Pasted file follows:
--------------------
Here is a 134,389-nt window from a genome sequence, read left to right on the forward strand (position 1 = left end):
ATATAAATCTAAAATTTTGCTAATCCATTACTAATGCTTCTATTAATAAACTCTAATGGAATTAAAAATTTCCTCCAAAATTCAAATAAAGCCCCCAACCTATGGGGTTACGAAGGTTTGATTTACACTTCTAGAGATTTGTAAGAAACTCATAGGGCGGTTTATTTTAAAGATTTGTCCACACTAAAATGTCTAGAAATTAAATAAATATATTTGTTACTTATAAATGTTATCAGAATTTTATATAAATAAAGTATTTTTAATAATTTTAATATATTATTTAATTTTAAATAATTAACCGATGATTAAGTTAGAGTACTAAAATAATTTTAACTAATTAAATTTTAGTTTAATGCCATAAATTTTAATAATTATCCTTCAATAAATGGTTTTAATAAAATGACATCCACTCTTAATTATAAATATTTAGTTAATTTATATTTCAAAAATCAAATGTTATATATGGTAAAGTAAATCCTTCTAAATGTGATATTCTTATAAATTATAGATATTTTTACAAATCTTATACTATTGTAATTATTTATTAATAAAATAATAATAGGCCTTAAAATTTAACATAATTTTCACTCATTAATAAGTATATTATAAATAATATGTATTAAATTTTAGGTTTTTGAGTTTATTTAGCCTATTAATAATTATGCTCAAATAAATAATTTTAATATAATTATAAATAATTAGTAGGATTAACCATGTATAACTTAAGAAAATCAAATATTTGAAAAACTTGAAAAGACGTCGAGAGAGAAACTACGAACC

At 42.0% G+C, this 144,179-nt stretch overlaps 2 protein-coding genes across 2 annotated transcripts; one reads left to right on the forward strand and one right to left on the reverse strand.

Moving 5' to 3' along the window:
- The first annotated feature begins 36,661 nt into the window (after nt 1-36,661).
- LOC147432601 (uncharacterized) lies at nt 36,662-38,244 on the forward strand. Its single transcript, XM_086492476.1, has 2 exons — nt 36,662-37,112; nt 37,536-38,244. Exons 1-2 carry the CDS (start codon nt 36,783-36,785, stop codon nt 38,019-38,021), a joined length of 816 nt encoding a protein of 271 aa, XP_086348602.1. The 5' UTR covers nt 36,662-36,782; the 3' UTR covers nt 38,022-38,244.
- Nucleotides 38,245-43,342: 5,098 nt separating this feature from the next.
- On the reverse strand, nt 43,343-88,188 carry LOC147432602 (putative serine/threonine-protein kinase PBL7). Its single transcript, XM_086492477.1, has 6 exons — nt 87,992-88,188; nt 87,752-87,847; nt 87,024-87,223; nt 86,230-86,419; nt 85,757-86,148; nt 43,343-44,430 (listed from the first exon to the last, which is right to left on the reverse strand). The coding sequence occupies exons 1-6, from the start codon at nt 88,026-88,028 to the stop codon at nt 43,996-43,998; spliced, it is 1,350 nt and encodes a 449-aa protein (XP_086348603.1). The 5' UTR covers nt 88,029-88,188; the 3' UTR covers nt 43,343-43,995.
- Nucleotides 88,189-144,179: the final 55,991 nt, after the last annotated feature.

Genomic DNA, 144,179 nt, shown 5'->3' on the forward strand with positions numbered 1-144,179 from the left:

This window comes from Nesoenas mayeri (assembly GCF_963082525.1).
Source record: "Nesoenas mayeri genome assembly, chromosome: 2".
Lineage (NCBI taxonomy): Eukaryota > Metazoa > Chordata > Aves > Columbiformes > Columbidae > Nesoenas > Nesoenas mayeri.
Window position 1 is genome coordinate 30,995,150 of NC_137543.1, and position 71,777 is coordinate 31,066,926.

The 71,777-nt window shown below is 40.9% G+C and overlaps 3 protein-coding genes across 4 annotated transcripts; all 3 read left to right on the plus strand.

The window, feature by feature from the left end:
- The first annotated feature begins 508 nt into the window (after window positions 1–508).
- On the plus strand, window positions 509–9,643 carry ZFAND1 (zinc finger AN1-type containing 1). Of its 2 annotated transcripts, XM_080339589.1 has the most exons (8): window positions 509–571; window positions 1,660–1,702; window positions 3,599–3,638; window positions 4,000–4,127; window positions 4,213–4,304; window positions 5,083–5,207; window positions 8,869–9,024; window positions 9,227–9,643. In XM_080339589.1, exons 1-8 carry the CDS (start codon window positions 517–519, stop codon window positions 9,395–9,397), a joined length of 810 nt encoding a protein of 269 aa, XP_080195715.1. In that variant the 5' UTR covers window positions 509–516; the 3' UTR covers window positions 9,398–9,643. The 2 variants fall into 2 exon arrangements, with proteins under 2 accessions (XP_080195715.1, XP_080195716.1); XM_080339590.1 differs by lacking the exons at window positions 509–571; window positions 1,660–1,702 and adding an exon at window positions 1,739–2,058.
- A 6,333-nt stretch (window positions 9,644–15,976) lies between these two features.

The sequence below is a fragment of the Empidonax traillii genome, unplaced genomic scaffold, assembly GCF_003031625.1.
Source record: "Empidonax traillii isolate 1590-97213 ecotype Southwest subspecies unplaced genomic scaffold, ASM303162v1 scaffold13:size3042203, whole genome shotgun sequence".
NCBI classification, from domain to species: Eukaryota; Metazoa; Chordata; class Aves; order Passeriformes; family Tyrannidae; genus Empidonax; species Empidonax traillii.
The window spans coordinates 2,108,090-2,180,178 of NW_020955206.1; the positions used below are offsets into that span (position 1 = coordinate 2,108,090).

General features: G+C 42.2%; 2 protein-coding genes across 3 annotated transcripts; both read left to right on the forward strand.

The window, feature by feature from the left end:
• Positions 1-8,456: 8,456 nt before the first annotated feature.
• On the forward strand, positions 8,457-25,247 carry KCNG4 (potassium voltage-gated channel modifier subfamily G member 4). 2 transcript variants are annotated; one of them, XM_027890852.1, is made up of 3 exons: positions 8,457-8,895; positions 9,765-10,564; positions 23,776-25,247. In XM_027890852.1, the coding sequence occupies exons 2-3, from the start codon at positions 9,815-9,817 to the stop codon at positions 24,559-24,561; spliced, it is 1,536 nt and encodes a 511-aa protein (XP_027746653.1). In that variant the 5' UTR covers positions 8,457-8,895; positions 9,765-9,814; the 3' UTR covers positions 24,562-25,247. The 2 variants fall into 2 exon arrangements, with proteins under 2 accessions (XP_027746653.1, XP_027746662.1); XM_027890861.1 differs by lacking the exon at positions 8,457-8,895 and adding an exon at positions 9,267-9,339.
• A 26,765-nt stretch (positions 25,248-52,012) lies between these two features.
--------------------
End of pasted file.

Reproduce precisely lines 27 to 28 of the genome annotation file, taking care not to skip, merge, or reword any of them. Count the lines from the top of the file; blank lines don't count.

• On the forward strand, positions 8,457-25,247 carry KCNG4 (potassium voltage-gated channel modifier subfamily G member 4). 2 transcript variants are annotated; one of them, XM_027890852.1, is made up of 3 exons: positions 8,457-8,895; positions 9,765-10,564; positions 23,776-25,247. In XM_027890852.1, the coding sequence occupies exons 2-3, from the start codon at positions 9,815-9,817 to the stop codon at positions 24,559-24,561; spliced, it is 1,536 nt and encodes a 511-aa protein (XP_027746653.1). In that variant the 5' UTR covers positions 8,457-8,895; positions 9,765-9,814; the 3' UTR covers positions 24,562-25,247. The 2 variants fall into 2 exon arrangements, with proteins under 2 accessions (XP_027746653.1, XP_027746662.1); XM_027890861.1 differs by lacking the exon at positions 8,457-8,895 and adding an exon at positions 9,267-9,339.
• A 26,765-nt stretch (positions 25,248-52,012) lies between these two features.